Navajo Nation and White House Ruins in Canyon De Chelly 4

I haven’t checked in with you all for what feels like quite some time.  It hasn’t been due to a lack of inspiration- I have had several great trips, visited several mountains and have been doing quite a bit of traveling lately.

Writing all the posts on my Kilimanjaro adventure was really emotional- so much was said- so much had been experienced.  In all honesty- it was kind of hard to think of what to write about after that.  I mean really- how could I top the last 3 posts I wrote?  That was some big adventure to live up to.

I finally found my muse.  I had the privilege of doing a really special trail last week and it brought me back to the basics.  It made me remember why I started exploring.  I thought of what it was like before my adventures became ‘epic’.  It all goes back to the most quintessential activity- the road trip.

I started my exploration of the great American Southwest many years ago due to my travel schedule within my career.  I found myself constantly on the road, weary, tired, lonely, overworked and enraged with asphalt.  About 6 years ago it occurred to me rather than seeing the inside of another chain hotel’s ‘gym’ and eating the same food no matter where I was I should start actually SEEING and TASTING some of these places I travel to and LEARNING about the local culture and it’s people.

I stopped staying at chain hotels and started finding local gems instead.  I don’t get ‘points’ for staying at the same hotel over and over – who cares!  I get an experience instead and that is priceless.  I stop at local farmers markets along the way to find locally grown or locally made fare to take with me rather than hitting up a drive through.  I pick a hotel close to a trailhead so I could explore that rather than staring at the hotel wall from a treadmill in the morning.  Rather than racing home to sit in traffic I stop along the way and get some trail time in so I am more alert and less anxious on the road home oh… and I get to see some really amazing natural and historic wonders!

My travels last week took me through over 700 miles of Northern and North Eastern Arizona Reservation Land.  I was visiting the Hospitals at several communities throughout Hopi and Navajo Nations with a colleague of mine who over the years has become like a sister to me.  We set out with all the road trip staples like canned salmon, avocado, nuts, kale chips, dried and fresh fruits and of course a little bit of cacao…

The scenery along these Reservations is breathtaking.  Most of the lands looked like Monument Valley and that is the area I was in for part of the trip.  The volcanic activity that occurred in this part of the world reminds me of Mother Nature’s version of what a Salvador Dali painting would look like.  It is bazaar, majestic, surreal.  The whole trip was full of eye candy.  It really keeps your mind off the long arduous days of working on the road.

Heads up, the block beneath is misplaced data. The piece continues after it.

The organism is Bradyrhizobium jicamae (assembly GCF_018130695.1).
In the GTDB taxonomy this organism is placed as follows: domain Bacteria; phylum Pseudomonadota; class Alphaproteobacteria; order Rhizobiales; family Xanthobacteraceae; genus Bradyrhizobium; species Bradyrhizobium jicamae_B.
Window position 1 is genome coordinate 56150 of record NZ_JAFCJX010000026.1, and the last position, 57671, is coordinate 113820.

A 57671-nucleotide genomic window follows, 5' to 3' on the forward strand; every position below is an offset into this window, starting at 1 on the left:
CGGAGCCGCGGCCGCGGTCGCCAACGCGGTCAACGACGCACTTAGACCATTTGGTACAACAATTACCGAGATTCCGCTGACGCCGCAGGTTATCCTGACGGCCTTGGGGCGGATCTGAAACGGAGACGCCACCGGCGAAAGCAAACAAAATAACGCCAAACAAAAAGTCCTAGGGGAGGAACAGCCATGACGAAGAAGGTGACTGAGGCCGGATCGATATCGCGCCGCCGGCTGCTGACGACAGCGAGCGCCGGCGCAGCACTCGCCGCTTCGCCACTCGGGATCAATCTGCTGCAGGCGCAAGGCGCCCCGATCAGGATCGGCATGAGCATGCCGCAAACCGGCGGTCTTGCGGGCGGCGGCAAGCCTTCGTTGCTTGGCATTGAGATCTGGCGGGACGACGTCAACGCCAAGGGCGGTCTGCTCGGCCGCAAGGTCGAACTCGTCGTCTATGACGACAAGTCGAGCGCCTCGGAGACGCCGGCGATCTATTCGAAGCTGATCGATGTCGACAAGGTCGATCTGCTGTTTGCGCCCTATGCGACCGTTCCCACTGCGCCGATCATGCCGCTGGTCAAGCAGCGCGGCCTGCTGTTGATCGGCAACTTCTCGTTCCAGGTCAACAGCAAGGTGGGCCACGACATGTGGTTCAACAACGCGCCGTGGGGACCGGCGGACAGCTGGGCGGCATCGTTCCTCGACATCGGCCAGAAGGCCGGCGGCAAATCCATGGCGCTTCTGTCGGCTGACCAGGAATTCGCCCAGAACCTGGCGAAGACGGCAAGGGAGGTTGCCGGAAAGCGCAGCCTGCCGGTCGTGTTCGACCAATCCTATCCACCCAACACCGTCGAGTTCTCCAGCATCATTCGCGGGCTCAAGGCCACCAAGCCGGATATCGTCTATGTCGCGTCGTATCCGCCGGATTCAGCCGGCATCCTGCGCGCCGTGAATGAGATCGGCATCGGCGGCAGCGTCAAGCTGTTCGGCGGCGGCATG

take it easy!!

On day one the first pitstop after leaving Phoenix was in Winslow Arizona.  Winslow is famous for it’s ‘corner’ where there is indeed a statue of Glenn Frey ‘standing on the corner’.  Of course I have a photo of myself there!

Another not so well known claim to fame of Winslow is a National Treasure…  a local hotel called La Posada.  This was built in the 1930’s during the railroad boom and was the nicest hotel in Arizona and the along the railroad stops.  The original owner Fred Harvey was said to ‘civilize the west’ by introducing table linens, silverware, fine china, and other levels of service never before seen in this setting.  It shut down in the 50’s and an effort to restore and protect it began in 1994.  It is a must see if you are ever in Winslow.

My favorite part of La Posada is the restaurant on site called The Turquoise Room.  It is a farm to table made from scratch type of total taste bud heaven.  A good meal was had there before heading into Navajo Nation for the night.  The food choices from there were pretty sketchy so I savored every bite of my delectable crab salad.




Several hundred miles later and some really bad phone reception later there was a National Historic Site along the way.  Hubbell Trading Post, the oldest operating trading post on the Navajo Nation.  It was just in time for a leg stretch and to catch up on missed calls from driving through the middle of nowhere.  They had all of the Navajo traditional items like wool woven rugs, hand woven baskets, turquoise jewelery, and some other unique items that I picked up.  Something told me to pick up the Natural Pinon Cream.  Little did I know how important that decision would be later!